25 Jun Research team creating new catalyst to improve efficiency, lower cost of bio jet fuel production
By Maegan Murray, WSU Tri-Cities
RICHLAND, Wash. – Efforts to create an environmentally friendly catalyst that will lower the cost and increase the efficiency in producing bio-based jet fuels has netted Washington State University researchers a $500,000 grant from the U.S. Department of Agriculture and National Institute of Food and Agriculture.
WSU Tri-Cities associate professor Hanwu Lei and his research team aim to develop the catalyst — a substance that increases the rate of chemical reactions and lowers the energy needed to perform the reaction — from forestry and agricultural waste products.
This is the second major research grant that Lei, an associate professor of biological systems engineering with the Bioproducts, Sciences and Engineering Laboratory, has received from the USDA and National Institute of Food and Agriculture.
The first grant for $494,000 was awarded in August 2015 to develop a different type of biomass-derived catalysts. Once developed, these catalysts will be used to increase the energy output and performance of biofuels. These catalysts will produce aromatic hydrocarbons, which are high-energy organic compounds that largely are responsible for the octane number, or performance rating, of a fuel.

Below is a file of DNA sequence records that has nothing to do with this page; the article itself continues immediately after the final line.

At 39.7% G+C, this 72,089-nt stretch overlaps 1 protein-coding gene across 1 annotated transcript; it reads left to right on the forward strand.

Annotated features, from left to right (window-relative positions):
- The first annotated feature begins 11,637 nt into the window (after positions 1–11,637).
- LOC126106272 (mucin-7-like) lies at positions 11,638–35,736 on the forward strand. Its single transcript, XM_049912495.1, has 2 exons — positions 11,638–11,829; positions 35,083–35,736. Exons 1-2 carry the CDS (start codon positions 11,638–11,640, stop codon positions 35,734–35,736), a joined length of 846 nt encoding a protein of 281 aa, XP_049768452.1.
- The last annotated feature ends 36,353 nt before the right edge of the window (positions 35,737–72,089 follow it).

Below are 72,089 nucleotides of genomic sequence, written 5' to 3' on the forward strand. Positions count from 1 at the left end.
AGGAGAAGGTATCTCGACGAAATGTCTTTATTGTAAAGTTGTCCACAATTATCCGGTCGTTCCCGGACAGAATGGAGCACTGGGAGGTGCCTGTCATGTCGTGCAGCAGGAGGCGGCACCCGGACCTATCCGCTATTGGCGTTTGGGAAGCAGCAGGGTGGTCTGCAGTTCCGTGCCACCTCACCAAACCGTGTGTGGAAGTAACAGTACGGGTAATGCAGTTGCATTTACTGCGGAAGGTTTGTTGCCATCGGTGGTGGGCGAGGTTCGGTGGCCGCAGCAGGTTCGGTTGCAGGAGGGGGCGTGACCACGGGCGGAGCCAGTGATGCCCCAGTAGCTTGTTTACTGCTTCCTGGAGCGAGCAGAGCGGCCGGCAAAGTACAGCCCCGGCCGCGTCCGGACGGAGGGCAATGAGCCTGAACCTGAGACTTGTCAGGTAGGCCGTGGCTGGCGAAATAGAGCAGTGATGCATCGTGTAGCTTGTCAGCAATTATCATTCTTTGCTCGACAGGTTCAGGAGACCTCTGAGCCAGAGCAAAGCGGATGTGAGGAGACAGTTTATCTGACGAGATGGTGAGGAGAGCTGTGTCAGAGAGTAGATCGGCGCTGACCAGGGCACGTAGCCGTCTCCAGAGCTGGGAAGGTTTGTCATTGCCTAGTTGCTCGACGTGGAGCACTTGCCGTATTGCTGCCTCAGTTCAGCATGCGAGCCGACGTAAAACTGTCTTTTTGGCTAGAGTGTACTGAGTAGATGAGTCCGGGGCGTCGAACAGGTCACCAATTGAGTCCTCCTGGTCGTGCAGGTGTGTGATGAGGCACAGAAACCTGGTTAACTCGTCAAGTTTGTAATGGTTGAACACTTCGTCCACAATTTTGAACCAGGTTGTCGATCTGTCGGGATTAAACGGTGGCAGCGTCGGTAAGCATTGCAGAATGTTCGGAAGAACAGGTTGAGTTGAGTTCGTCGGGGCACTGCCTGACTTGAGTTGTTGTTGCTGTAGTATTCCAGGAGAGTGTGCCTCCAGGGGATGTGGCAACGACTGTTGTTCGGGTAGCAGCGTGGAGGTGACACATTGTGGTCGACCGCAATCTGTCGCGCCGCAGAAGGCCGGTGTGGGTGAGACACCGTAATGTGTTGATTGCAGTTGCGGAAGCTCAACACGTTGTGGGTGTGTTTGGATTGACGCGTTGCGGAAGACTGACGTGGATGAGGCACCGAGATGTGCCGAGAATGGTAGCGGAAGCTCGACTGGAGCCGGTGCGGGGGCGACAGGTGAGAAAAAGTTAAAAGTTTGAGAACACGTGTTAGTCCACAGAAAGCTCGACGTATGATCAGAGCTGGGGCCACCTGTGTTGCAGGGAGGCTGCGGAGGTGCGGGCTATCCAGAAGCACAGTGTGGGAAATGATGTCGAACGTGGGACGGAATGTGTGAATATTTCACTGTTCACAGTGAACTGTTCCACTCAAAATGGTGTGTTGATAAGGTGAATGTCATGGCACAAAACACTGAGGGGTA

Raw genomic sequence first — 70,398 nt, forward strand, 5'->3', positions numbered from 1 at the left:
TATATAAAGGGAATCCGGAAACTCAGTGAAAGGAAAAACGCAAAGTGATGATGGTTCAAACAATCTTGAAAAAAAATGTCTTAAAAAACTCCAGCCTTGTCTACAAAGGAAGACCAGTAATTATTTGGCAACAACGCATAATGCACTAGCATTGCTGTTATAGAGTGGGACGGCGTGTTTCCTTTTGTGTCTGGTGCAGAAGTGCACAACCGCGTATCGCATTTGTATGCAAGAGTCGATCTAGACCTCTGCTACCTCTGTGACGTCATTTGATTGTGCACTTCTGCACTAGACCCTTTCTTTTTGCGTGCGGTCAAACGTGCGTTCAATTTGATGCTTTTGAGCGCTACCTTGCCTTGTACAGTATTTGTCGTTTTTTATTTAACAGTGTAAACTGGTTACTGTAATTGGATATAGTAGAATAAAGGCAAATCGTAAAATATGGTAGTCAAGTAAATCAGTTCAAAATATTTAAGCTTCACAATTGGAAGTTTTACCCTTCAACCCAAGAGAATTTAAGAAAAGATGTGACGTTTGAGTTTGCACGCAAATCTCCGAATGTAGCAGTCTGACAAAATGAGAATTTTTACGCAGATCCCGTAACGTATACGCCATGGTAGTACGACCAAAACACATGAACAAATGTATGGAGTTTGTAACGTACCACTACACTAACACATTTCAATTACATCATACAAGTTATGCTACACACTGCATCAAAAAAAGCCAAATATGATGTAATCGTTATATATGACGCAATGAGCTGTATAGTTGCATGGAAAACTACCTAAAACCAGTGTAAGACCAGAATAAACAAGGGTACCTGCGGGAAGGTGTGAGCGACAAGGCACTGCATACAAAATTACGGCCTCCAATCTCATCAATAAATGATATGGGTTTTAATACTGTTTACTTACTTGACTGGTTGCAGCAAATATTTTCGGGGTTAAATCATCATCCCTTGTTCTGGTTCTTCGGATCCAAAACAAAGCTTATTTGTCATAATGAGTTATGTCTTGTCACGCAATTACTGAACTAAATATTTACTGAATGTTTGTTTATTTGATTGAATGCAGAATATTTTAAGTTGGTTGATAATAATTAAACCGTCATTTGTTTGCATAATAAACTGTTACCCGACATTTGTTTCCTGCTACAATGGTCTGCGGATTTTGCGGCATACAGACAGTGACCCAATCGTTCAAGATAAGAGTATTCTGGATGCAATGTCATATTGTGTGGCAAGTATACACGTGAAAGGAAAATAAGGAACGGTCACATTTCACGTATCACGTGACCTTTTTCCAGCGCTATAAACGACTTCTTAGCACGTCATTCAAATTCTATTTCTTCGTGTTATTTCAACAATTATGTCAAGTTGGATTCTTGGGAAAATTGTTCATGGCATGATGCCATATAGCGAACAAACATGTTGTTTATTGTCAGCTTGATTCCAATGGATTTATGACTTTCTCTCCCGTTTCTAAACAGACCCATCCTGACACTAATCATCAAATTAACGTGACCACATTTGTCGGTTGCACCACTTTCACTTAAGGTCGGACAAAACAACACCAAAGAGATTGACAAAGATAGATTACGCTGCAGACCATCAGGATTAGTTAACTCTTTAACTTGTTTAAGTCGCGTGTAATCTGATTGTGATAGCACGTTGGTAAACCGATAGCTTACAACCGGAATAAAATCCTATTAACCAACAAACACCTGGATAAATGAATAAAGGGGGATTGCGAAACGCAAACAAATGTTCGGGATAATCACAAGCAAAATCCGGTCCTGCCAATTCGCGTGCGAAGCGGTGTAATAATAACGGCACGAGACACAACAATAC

“To reduce energy and hydrogen demands, and improve the catalytic performance of bio-jet fuel production, we proposed a new catalyst design that we could leverage from environmentally friendly, nature-based molecules,” Lei said. “These rod-like nanocrystals can be sourced from any agroforestry waste.”
Under the new grant, Lei and his team will use enzymes to produce nanocrystalline cellulose. These ‘green catalysts’ will be created from wastes such as corn stover, a remnant of corn harvest, or sawdust from Douglas fir trees. With funding from the second grant, the new nano carbon catalyst will further convert the aromatic hydrocarbons researched with the first grant to cycloalkane naphtha, a major component in jet fuels.
Lei said their project is transformative for the biofuels industry in two ways:
- It’s a new and innovative idea that can be used to produce bio-jet fuel using less energy and hydrogen compared to current production processes
- By using cutting-edge processes, the team is applying new knowledge and approaches to solve challenges in state-of-the-art nanocrystalline cellulose extraction
“The new process provides another novel pathway for conversion of biomass into advanced biofuels and jet fuels,” he said.